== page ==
Again, to her credit, she looked as if she had an epiphany. Then she said that math and natural science professors have an additional hurdle because issues of diversity “don’t fit” into their content. I told her that as a content expert it is her responsibility to spend 20 minutes thinking about how she can integrate diverse perspectives into her curriculum. She admitted that she hadn’t tried to integrate; but she had tried to add in conversations about diversity. I told her that forcing students to read current events and having conversations about racism was a good first step, but that disconnecting it from course content reinforces the idea that these issues are ad hoc. That thinking and talking about marginalized people can come after you’ve done the ‘serious work’ of learning about limit functions.

She pledged to try harder. I appreciated that.

But then she did the one thing to which I’ve yet to develop a response: she asked to have more conversations with me about these issues because she wants to learn more.

Le sigh.

She quickly followed that request with a sincere acknowledgement that it was not my job to teach her and that I clearly have enough on my plate (she’d been reading about the burden faculty of color have with mentoring students and serving on every committee as the diversity representative).

I assured her that if she wanted to brainstorm ideas for inclusive pedagogy, I would be happy to help. But I left her office worn out, a bit angry, and a whole lot frustrated.

I was not and am not angry with her. I am actually happy she had the courage to have this conversation, admit her shortcomings, and ask for help. This is, after all, what I encourage my students to do in their learning processes.

But for the first time ever, I’m tired of being the teacher.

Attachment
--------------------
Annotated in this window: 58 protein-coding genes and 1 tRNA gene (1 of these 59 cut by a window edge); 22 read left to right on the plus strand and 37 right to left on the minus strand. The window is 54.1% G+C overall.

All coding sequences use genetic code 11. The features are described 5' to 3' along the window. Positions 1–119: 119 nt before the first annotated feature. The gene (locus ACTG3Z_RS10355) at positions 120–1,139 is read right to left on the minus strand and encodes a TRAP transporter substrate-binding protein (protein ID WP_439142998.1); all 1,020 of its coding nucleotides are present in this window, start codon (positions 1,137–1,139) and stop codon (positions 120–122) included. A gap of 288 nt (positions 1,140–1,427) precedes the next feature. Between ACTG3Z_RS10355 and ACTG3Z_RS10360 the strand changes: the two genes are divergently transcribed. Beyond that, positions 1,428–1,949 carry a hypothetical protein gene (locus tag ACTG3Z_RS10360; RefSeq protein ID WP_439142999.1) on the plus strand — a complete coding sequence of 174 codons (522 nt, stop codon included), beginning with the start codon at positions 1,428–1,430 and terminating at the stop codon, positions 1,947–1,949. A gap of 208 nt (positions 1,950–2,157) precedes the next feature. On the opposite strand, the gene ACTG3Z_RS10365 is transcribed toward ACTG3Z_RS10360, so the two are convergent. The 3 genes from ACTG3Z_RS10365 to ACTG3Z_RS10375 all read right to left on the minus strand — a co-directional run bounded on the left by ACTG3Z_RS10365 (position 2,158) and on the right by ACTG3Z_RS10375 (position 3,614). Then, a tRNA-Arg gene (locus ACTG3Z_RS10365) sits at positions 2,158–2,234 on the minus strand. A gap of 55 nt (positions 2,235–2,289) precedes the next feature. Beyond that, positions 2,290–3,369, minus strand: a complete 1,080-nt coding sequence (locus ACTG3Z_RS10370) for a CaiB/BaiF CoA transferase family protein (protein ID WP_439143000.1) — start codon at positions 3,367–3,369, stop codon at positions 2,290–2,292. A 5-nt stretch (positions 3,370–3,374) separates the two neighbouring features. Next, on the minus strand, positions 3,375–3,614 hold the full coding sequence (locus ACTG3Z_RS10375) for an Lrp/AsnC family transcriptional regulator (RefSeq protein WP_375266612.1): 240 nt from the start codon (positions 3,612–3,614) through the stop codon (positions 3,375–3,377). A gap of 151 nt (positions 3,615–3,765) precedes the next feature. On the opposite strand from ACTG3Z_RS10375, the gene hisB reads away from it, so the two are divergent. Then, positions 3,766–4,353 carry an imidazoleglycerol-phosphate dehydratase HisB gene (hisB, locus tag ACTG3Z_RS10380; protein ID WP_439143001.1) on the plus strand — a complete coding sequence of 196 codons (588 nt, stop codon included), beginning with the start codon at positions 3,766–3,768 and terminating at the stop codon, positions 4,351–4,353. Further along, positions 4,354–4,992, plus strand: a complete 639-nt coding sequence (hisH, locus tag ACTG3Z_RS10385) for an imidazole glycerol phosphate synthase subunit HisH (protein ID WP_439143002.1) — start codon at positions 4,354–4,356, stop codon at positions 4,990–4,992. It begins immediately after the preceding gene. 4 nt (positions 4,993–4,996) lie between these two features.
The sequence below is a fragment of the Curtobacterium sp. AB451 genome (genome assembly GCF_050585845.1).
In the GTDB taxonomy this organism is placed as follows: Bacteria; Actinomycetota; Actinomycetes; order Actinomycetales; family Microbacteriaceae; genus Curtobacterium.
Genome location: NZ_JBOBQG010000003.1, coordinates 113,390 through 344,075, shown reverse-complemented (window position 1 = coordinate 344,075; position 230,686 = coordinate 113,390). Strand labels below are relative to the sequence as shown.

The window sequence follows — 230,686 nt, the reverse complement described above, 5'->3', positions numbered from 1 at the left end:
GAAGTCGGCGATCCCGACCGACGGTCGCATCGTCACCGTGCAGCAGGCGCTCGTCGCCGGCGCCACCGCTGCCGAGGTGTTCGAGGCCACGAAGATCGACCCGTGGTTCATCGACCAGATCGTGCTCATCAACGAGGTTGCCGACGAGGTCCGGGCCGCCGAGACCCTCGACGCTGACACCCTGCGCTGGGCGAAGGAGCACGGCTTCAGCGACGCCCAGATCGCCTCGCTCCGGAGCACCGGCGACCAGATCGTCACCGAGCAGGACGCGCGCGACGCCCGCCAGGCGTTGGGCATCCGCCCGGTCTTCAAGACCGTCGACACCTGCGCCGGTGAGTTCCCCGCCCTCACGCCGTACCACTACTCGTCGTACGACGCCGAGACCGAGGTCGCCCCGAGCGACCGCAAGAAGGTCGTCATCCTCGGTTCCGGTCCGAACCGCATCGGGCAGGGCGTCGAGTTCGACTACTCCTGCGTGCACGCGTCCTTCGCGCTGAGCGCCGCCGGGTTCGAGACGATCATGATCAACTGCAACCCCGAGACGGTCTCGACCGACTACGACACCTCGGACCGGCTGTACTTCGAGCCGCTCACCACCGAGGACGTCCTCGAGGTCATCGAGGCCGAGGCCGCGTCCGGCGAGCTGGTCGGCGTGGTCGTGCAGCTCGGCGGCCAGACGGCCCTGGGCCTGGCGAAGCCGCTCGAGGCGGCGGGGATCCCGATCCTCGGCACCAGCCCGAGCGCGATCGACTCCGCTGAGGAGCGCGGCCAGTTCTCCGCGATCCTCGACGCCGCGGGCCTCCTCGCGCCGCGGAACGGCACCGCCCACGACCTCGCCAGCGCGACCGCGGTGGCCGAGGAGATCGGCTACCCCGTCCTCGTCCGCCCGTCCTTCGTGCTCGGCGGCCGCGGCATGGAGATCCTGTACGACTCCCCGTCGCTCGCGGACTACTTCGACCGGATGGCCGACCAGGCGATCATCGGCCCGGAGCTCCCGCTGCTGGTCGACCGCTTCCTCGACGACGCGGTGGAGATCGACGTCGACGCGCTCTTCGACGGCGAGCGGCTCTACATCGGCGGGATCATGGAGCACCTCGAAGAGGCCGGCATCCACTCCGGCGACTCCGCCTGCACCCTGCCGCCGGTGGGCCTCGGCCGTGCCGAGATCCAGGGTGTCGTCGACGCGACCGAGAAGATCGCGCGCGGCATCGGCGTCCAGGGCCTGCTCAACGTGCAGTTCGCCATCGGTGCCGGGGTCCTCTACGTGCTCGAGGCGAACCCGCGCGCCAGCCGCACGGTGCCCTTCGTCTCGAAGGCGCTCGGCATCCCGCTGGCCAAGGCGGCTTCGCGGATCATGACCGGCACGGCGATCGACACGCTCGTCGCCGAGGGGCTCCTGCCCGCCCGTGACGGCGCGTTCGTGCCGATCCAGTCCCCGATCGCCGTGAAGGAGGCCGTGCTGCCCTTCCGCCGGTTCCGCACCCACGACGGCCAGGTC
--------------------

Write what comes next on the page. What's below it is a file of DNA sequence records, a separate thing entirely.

Like my colleague said in response to student requests to include diverse perspectives in courses: “When will it stop? When will they stop wanting me to cover everything?”


Managing My Need to Manage Myself: Finding Space to Breathe and Reboot

I haven’t written a blog post in a very long time. I created this blog to give myself a space to vent, think aloud, and sometimes solicit feedback from the internets when I needed guidance. But mostly, this blog is for me.

So I don’t feel guilty having taken a few months (ok…more like 6 months) away from this space. I needed it. More specifically, I need time to wade through a new space in which I found myself last Spring and Summer.

On the heels of a professionally challenging Spring semester I started a very demanding Summer. I had a grant proposal due on Aug 5th, needed to prepare my third year review file, was teaching 3 classes (2 concurrently), and had to write 4 chapters in my book if I was to stay on track with my publisher.

In true Manya fashion, I had a schedule with due dates and a really solid plan for making sure that this would be a productive summer complete with scheduled time to celebrate my 30th birthday in New Orleans.

Then the person I had been dating came to visit. And he got sick. And he was admitted to the hospital. And he died. All in a 5 week span.

I’ve written before about managing my grief while trying to be a functioning academic. But this time it was so different. Losing my grandfather during my first year of grad school was hard but he a) was older and b) had cancer so it wasn’t a surprise. Losing my brother in my third year of grad school was devastating. But again, I can soothe myself when I remember that he didn’t really want to be here anymore. Last Spring I lost my best friend to complications associated with HIV. That hurt. A lot. He was young, he did want to be here, and so many people counted on him to be their light. Including me.